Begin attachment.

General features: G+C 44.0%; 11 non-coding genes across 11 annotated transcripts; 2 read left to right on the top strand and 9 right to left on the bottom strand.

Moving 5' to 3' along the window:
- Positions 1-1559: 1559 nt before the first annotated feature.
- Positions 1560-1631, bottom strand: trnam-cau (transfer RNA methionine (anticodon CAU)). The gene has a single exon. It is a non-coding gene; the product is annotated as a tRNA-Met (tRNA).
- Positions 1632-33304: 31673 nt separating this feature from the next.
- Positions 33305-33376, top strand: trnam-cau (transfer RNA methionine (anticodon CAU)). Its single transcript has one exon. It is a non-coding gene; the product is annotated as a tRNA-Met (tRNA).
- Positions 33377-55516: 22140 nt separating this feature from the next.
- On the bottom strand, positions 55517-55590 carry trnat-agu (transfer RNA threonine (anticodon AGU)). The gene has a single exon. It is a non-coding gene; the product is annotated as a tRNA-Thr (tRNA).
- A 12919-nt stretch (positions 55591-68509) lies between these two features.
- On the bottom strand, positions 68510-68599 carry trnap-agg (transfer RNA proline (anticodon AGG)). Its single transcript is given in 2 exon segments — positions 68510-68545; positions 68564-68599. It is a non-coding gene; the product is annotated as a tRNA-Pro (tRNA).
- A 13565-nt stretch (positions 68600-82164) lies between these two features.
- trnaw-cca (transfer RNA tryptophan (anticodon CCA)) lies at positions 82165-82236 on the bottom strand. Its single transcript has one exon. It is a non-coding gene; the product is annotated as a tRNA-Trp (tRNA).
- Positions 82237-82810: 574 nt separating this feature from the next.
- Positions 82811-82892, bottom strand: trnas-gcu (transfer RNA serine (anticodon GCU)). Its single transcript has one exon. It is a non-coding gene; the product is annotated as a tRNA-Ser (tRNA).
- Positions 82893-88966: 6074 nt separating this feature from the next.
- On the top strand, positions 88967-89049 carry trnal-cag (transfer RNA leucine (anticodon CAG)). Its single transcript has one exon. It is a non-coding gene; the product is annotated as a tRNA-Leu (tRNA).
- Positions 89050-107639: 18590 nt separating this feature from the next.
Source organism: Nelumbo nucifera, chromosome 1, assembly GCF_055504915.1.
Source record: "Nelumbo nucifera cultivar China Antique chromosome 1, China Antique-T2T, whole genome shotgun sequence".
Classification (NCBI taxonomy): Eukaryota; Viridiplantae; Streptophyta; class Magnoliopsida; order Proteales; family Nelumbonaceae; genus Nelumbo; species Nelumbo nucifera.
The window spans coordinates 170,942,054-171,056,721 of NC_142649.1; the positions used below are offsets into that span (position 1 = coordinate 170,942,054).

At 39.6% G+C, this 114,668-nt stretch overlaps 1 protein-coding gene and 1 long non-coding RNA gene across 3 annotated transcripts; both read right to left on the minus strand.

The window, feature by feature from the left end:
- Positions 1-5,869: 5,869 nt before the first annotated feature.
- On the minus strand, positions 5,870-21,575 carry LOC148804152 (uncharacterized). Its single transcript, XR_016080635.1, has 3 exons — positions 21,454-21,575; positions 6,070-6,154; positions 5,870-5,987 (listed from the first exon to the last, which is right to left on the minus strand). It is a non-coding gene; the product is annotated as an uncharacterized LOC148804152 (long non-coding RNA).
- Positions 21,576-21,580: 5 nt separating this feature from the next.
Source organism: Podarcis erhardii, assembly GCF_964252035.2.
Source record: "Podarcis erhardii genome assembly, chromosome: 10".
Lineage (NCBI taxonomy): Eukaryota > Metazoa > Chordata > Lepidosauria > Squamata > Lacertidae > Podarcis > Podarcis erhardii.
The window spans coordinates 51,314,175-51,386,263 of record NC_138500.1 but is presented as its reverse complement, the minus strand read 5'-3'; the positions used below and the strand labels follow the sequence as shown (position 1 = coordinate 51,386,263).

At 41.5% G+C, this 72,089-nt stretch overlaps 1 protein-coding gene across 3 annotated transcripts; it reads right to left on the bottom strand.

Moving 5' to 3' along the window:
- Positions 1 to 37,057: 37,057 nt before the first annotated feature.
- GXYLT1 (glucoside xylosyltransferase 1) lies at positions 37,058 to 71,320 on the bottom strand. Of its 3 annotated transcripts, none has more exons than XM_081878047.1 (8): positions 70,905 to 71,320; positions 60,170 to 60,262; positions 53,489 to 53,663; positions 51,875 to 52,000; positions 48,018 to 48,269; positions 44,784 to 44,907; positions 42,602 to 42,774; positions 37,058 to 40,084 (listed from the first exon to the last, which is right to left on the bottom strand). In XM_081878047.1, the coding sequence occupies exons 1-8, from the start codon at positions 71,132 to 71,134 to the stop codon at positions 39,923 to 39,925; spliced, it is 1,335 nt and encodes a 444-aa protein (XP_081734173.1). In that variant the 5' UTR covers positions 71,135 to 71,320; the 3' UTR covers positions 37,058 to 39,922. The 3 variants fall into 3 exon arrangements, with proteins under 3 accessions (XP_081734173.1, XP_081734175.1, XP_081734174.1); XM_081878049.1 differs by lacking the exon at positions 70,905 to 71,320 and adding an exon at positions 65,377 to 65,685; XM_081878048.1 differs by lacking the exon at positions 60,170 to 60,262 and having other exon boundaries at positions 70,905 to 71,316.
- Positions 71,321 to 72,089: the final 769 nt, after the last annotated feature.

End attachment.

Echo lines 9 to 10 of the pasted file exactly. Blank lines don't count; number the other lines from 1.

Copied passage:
- A 12919-nt stretch (positions 55591-68509) lies between these two features.
- On the bottom strand, positions 68510-68599 carry trnap-agg (transfer RNA proline (anticodon AGG)). Its single transcript is given in 2 exon segments — positions 68510-68545; positions 68564-68599. It is a non-coding gene; the product is annotated as a tRNA-Pro (tRNA).